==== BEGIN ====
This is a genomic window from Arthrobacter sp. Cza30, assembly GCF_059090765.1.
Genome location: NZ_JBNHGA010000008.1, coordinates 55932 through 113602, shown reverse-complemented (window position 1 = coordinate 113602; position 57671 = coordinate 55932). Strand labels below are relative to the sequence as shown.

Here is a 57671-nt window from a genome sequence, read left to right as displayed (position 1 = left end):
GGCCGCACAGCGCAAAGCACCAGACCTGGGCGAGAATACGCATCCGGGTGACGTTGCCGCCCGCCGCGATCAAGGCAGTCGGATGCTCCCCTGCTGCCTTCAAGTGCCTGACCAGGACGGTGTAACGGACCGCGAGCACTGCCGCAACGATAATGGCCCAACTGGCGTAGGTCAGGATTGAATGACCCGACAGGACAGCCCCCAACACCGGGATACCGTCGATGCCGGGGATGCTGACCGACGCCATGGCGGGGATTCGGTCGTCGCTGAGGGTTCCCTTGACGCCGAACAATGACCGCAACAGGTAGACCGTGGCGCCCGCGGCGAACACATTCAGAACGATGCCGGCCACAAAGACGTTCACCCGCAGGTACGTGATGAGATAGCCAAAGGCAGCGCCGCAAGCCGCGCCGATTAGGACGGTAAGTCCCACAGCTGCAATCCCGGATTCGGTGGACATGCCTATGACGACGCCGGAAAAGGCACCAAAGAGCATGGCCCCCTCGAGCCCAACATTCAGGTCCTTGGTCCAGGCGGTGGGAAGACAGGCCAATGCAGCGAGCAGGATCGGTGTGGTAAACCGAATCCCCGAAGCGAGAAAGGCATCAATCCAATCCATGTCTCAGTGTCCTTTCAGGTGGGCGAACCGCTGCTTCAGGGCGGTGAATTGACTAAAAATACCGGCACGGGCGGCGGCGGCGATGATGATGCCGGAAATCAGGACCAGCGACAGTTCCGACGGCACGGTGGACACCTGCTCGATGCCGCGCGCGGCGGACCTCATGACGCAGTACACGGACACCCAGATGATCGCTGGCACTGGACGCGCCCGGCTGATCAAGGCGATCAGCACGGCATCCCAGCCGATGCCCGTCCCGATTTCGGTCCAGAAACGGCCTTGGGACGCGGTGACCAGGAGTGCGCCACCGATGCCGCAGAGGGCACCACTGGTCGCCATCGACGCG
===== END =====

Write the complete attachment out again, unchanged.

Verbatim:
This is a genomic window from Arthrobacter sp. Cza30, assembly GCF_059090765.1.
Genome location: NZ_JBNHGA010000008.1, coordinates 55932 through 113602, shown reverse-complemented (window position 1 = coordinate 113602; position 57671 = coordinate 55932). Strand labels below are relative to the sequence as shown.

Here is a 57671-nt window from a genome sequence, read left to right as displayed (position 1 = left end):
GGCCGCACAGCGCAAAGCACCAGACCTGGGCGAGAATACGCATCCGGGTGACGTTGCCGCCCGCCGCGATCAAGGCAGTCGGATGCTCCCCTGCTGCCTTCAAGTGCCTGACCAGGACGGTGTAACGGACCGCGAGCACTGCCGCAACGATAATGGCCCAACTGGCGTAGGTCAGGATTGAATGACCCGACAGGACAGCCCCCAACACCGGGATACCGTCGATGCCGGGGATGCTGACCGACGCCATGGCGGGGATTCGGTCGTCGCTGAGGGTTCCCTTGACGCCGAACAATGACCGCAACAGGTAGACCGTGGCGCCCGCGGCGAACACATTCAGAACGATGCCGGCCACAAAGACGTTCACCCGCAGGTACGTGATGAGATAGCCAAAGGCAGCGCCGCAAGCCGCGCCGATTAGGACGGTAAGTCCCACAGCTGCAATCCCGGATTCGGTGGACATGCCTATGACGACGCCGGAAAAGGCACCAAAGAGCATGGCCCCCTCGAGCCCAACATTCAGGTCCTTGGTCCAGGCGGTGGGAAGACAGGCCAATGCAGCGAGCAGGATCGGTGTGGTAAACCGAATCCCCGAAGCGAGAAAGGCATCAATCCAATCCATGTCTCAGTGTCCTTTCAGGTGGGCGAACCGCTGCTTCAGGGCGGTGAATTGACTAAAAATACCGGCACGGGCGGCGGCGGCGATGATGATGCCGGAAATCAGGACCAGCGACAGTTCCGACGGCACGGTGGACACCTGCTCGATGCCGCGCGCGGCGGACCTCATGACGCAGTACACGGACACCCAGATGATCGCTGGCACTGGACGCGCCCGGCTGATCAAGGCGATCAGCACGGCATCCCAGCCGATGCCCGTCCCGATTTCGGTCCAGAAACGGCCTTGGGACGCGGTGACCAGGAGTGCGCCACCGATGCCGCAGAGGGCACCACTGGTCGCCATCGACGCG